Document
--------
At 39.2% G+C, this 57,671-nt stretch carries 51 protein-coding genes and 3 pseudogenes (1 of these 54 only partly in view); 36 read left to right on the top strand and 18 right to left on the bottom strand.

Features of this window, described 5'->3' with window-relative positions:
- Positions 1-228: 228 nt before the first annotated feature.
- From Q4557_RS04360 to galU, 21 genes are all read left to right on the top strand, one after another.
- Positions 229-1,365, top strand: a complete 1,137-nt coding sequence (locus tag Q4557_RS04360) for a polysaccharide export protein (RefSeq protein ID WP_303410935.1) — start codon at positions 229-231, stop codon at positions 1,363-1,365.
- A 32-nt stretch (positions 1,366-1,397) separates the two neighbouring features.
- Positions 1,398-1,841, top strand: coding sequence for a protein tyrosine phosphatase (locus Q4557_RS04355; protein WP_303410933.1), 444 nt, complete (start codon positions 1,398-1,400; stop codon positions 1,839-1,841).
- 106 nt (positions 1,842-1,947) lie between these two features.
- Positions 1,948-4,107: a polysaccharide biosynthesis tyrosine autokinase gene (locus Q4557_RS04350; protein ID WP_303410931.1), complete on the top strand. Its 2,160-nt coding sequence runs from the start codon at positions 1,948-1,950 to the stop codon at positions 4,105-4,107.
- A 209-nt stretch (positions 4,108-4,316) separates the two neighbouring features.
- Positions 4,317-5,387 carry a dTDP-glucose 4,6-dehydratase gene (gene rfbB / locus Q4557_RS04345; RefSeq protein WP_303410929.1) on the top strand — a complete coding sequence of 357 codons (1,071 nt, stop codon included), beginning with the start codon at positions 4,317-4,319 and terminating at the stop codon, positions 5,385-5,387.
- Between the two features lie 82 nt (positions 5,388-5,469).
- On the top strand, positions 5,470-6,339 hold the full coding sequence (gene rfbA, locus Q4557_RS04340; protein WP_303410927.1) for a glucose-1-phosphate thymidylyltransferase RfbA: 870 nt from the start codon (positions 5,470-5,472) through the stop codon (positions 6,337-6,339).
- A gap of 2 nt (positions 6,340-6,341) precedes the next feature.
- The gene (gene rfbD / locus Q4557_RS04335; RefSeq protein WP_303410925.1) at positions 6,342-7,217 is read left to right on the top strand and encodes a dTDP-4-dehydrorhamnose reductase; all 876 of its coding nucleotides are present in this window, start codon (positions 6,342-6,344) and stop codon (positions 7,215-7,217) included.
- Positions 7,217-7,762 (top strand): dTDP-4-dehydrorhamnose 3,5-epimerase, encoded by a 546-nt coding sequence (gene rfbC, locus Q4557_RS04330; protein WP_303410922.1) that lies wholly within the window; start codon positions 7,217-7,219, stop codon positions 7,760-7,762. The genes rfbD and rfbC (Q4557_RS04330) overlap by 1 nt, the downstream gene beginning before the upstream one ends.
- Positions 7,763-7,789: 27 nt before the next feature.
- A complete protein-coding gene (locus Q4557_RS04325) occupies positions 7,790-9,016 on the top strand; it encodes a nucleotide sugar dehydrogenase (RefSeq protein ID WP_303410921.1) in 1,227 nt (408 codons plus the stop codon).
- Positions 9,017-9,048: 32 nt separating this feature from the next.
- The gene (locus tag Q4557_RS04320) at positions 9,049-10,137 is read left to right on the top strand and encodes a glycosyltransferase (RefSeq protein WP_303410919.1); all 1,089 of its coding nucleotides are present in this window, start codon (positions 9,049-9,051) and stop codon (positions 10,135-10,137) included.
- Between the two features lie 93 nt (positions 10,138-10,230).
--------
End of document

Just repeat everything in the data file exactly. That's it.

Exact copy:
At 39.2% G+C, this 57,671-nt stretch carries 51 protein-coding genes and 3 pseudogenes (1 of these 54 only partly in view); 36 read left to right on the top strand and 18 right to left on the bottom strand.

Features of this window, described 5'->3' with window-relative positions:
- Positions 1-228: 228 nt before the first annotated feature.
- From Q4557_RS04360 to galU, 21 genes are all read left to right on the top strand, one after another.
- Positions 229-1,365, top strand: a complete 1,137-nt coding sequence (locus tag Q4557_RS04360) for a polysaccharide export protein (RefSeq protein ID WP_303410935.1) — start codon at positions 229-231, stop codon at positions 1,363-1,365.
- A 32-nt stretch (positions 1,366-1,397) separates the two neighbouring features.
- Positions 1,398-1,841, top strand: coding sequence for a protein tyrosine phosphatase (locus Q4557_RS04355; protein WP_303410933.1), 444 nt, complete (start codon positions 1,398-1,400; stop codon positions 1,839-1,841).
- 106 nt (positions 1,842-1,947) lie between these two features.
- Positions 1,948-4,107: a polysaccharide biosynthesis tyrosine autokinase gene (locus Q4557_RS04350; protein ID WP_303410931.1), complete on the top strand. Its 2,160-nt coding sequence runs from the start codon at positions 1,948-1,950 to the stop codon at positions 4,105-4,107.
- A 209-nt stretch (positions 4,108-4,316) separates the two neighbouring features.
- Positions 4,317-5,387 carry a dTDP-glucose 4,6-dehydratase gene (gene rfbB / locus Q4557_RS04345; RefSeq protein WP_303410929.1) on the top strand — a complete coding sequence of 357 codons (1,071 nt, stop codon included), beginning with the start codon at positions 4,317-4,319 and terminating at the stop codon, positions 5,385-5,387.
- Between the two features lie 82 nt (positions 5,388-5,469).
- On the top strand, positions 5,470-6,339 hold the full coding sequence (gene rfbA, locus Q4557_RS04340; protein WP_303410927.1) for a glucose-1-phosphate thymidylyltransferase RfbA: 870 nt from the start codon (positions 5,470-5,472) through the stop codon (positions 6,337-6,339).
- A gap of 2 nt (positions 6,340-6,341) precedes the next feature.
- The gene (gene rfbD / locus Q4557_RS04335; RefSeq protein WP_303410925.1) at positions 6,342-7,217 is read left to right on the top strand and encodes a dTDP-4-dehydrorhamnose reductase; all 876 of its coding nucleotides are present in this window, start codon (positions 6,342-6,344) and stop codon (positions 7,215-7,217) included.
- Positions 7,217-7,762 (top strand): dTDP-4-dehydrorhamnose 3,5-epimerase, encoded by a 546-nt coding sequence (gene rfbC, locus Q4557_RS04330; protein WP_303410922.1) that lies wholly within the window; start codon positions 7,217-7,219, stop codon positions 7,760-7,762. The genes rfbD and rfbC (Q4557_RS04330) overlap by 1 nt, the downstream gene beginning before the upstream one ends.
- Positions 7,763-7,789: 27 nt before the next feature.
- A complete protein-coding gene (locus Q4557_RS04325) occupies positions 7,790-9,016 on the top strand; it encodes a nucleotide sugar dehydrogenase (RefSeq protein ID WP_303410921.1) in 1,227 nt (408 codons plus the stop codon).
- Positions 9,017-9,048: 32 nt separating this feature from the next.
- The gene (locus tag Q4557_RS04320) at positions 9,049-10,137 is read left to right on the top strand and encodes a glycosyltransferase (RefSeq protein WP_303410919.1); all 1,089 of its coding nucleotides are present in this window, start codon (positions 9,049-9,051) and stop codon (positions 10,135-10,137) included.
- Between the two features lie 93 nt (positions 10,138-10,230).